Norway Map Administrative Vector Adobe Illustrator Editable PDF Provinces Counties for publishing, design, media, projects, presentations, for High Quality Printing
Layers: Provinces, Counties, Borders_provinces, Borders_counties, Names_provinces, Names_counties, Flag, sea.
Text format all names
This vector map of Norway is used as a basis for design, editing, and further printing.
This is the most detailed, exact map of Norway for high-quality printing and polygraphy. You can always clarify the map development date by contacting us.
For your convenience, all objects on Norway vector map are divided into layers. And the editing is very easy – colors, lines, etc.
You can easily add any objects needed (e.g. shops, salons, sale points, gas station or attraction) on any layer of Norway vector map.
Norway is a Nordic country in Northwestern Europe whose core territory comprises the western and northernmost portion of the Scandinavian Peninsula; the remote island of Jan Mayen and the archipelago of Svalbard are also part of the Kingdom of Norway. The Antarctic Peter I Island and the sub-Antarctic Bouvet Island are dependent territories and thus not considered part of the kingdom. Norway also lays claim to a section of Antarctica known as Queen Maud Land.
One of the advantages of Norway vector maps of our production is the relevance of cartographic data, we constantly update all our products.
This vector map of Norway is used by:
designers, layout designers, printers, advertisers and architects. Our product – vector maps – is designed for further editing and printing in large formats – from @Wall format (a few meters) to A-0 and A-1, A-2, A-3.
The Norway map in vector format is used for design, urban planning, presentations and media visualizations.
The advertising and presentation map of Norway (usually the final designer marks the routes, and puts the client’s objects (shops, saloons, gas stations etc.)
The undoubted advantage is that people will NEVER throw out this advertising product – the map. In fact, as an advertising medium, a map is the most “long-playing” of the well-known polygraphic advertising media, with the longest lifespan, and the maximum number of interactions with the customer.
For travelers, maps are sold at the airports and gas stations around the world. Often the source is our vector maps.
Take a look, who purchases our vector maps of Norway in “Our Clients and Friends” page – these are large and small companies, from super-brands like Volvo and Starbucks, to small design studios and printing houses.
It’s very easy to work with vector maps of Norway city, even for a not very experienced designer who can turn on and off the map layers, add new objects, change the colors of fill and lines according to customer requirements.
The undoubted advantage of Norway vector maps in printing is an excellent and detailed visualization, when customer can expand a large paper map and instantly define his location, find a landmark, an object or address on map, unlike using the popular electronic formats of Google and Yandex maps for example.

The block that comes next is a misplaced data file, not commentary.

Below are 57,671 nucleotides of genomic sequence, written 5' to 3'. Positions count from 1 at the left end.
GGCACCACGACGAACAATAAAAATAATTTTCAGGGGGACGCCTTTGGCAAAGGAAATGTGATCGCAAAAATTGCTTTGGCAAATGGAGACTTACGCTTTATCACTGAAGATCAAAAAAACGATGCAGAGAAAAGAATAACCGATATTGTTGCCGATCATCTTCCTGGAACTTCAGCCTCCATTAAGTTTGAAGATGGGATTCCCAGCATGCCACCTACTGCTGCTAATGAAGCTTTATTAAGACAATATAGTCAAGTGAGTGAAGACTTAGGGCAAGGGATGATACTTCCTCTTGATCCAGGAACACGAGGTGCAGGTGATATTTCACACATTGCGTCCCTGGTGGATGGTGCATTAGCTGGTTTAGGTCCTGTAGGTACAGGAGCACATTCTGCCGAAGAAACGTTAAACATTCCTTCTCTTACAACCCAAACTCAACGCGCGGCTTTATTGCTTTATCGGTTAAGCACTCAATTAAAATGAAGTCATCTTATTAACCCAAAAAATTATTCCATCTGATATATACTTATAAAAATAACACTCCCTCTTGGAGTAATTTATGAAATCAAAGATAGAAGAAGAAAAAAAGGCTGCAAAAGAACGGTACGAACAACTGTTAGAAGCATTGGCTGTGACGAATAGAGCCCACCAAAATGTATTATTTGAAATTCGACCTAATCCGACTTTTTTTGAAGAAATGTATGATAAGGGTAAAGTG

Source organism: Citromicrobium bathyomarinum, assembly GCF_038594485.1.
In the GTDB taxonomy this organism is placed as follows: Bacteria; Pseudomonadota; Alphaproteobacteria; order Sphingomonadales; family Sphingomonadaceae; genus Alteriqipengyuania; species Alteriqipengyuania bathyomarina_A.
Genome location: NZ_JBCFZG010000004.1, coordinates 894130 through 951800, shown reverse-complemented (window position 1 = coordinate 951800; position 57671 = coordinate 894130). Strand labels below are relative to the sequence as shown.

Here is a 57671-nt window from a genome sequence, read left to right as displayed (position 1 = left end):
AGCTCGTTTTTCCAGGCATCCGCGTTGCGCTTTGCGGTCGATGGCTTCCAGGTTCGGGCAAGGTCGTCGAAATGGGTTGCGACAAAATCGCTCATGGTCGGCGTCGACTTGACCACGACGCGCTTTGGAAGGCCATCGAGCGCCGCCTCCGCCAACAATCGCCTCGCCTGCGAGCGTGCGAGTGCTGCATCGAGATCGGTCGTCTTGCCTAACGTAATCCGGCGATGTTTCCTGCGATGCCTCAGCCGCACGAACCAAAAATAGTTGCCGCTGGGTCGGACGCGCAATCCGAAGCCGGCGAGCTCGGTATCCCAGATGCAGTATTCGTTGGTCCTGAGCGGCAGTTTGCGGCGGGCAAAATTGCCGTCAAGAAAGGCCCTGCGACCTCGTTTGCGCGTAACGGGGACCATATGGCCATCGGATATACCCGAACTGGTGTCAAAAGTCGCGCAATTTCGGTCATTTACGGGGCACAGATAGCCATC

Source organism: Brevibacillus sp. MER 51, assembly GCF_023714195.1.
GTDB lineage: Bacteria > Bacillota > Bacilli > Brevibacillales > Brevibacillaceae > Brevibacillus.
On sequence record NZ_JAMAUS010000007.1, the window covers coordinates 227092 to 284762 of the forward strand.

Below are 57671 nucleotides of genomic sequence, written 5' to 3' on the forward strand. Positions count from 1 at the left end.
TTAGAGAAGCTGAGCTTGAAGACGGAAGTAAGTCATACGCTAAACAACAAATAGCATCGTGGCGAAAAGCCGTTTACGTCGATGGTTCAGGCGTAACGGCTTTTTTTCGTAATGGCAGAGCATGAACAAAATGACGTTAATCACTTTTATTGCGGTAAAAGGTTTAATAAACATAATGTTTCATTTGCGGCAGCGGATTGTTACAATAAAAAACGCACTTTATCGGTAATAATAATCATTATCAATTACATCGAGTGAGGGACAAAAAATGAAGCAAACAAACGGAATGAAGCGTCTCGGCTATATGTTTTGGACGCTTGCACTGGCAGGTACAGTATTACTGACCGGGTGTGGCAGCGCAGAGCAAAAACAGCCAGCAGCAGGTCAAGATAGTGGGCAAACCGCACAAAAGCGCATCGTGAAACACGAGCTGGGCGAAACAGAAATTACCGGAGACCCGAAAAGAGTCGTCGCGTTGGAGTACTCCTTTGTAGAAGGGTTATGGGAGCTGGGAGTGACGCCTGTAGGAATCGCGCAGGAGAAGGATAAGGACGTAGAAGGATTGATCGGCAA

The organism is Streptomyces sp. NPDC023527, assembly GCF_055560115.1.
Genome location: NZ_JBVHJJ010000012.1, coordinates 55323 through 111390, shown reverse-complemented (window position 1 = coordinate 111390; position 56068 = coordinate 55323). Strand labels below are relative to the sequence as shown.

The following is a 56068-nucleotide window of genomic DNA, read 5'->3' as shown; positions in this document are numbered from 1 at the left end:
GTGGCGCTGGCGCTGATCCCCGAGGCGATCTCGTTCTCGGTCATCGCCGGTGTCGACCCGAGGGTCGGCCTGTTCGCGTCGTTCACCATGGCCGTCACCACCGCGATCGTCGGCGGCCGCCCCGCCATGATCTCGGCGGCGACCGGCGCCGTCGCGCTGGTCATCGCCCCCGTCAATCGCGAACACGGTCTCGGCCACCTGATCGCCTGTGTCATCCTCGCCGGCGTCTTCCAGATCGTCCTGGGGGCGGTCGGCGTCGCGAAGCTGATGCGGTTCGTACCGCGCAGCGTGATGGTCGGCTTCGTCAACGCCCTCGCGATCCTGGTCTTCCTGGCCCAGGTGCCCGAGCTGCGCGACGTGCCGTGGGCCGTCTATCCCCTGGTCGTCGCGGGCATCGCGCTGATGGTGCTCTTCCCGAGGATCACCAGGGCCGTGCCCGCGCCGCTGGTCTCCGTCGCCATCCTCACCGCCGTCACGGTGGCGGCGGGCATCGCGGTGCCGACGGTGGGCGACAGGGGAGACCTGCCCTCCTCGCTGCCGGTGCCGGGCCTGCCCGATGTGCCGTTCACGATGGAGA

Printable vector maps of Norway are much more convenient and efficient than any electronic maps on your smartphone, because ALL DETAILS are displayed in the entire space of Norway map.
Useful tips on working with vector maps of cities and countries in Adobe Illustrator.
«V» – launches the Selection tool (cursor, black arrow), which makes active any vector line.
«А» – launches the Direct Selection tool (white cursor), allows you to select curve elements and drag them to the desired place.
«R» – activates the Rotate tool, which helps you rotating selected objects around the center point by 360 degrees.
«E» – gives you the opportunity to use the Eraser tool and erase unnecessary parts.
«X» – switches between Fill and Stroke in the Tools section. Try to get used to this hot key and
you will quickly understand that you can’t live and work without it.
Guides are not limited to vertical and horizontal in Adobe Illustrator. You can also create a diagonal guide for example. Moreover, you can turn any contours into guides. Select the outline and go to View > Guides > Make Guides (Create Guides), or simply press Cmd/Ctrl + 5. You can also turn the guides back into an editable object. Go to menu, View > Guides > Unlock Guides (Release Guides), select the guide you want to edit and select View > Guides > Release Guides (Reset Guides), or just press Cmd/Ctrl + Option / Alt + 5).
You will probably want to change the color scheme used on our Norway vector map.
To quickly and effectively play with colors.
Of course, you can do it manually, all objects in our Norway vector map are divided according to types and layers, and you can easily change the color gamma of vector objects in groups and layers.
But there is more effective way of working with the whole VECTOR MAP of Norway and all layers:
The overview dialog «Edit colors»/«Repaint Graphic Object» (this dialog box name can change depending on the context):
If you have selected a part or a layer of Norway vector map and open the dialog box by clicking the icon in the Control panel, on the Samples palette or the Color Catalog, or if you choose Edit > Edit Colors> Repaint Graphic Object, then the «Repaint Graphic Object» dialog box appears, and you get access to «Assign» and «Edit» tabs.
If a picture or a map fragment is not selected, and you open the dialog box by clicking the icon in the Control panel, on the Samples palette or in the Color Catalog, the «Edit Colors» dialog box appears and you can only access the «Edit» tab.
Regardless of the name at the top of the dialog box, the right-hand side always displays the color group of the current document, as well as two default color groups: Print Color and Grayscale. These color groups can be selected and used any time.
Create and edit color groups of Norway vector map, and also assign colors using the «Edit Colors»/ а «Repaint Graphic Object» dialog box.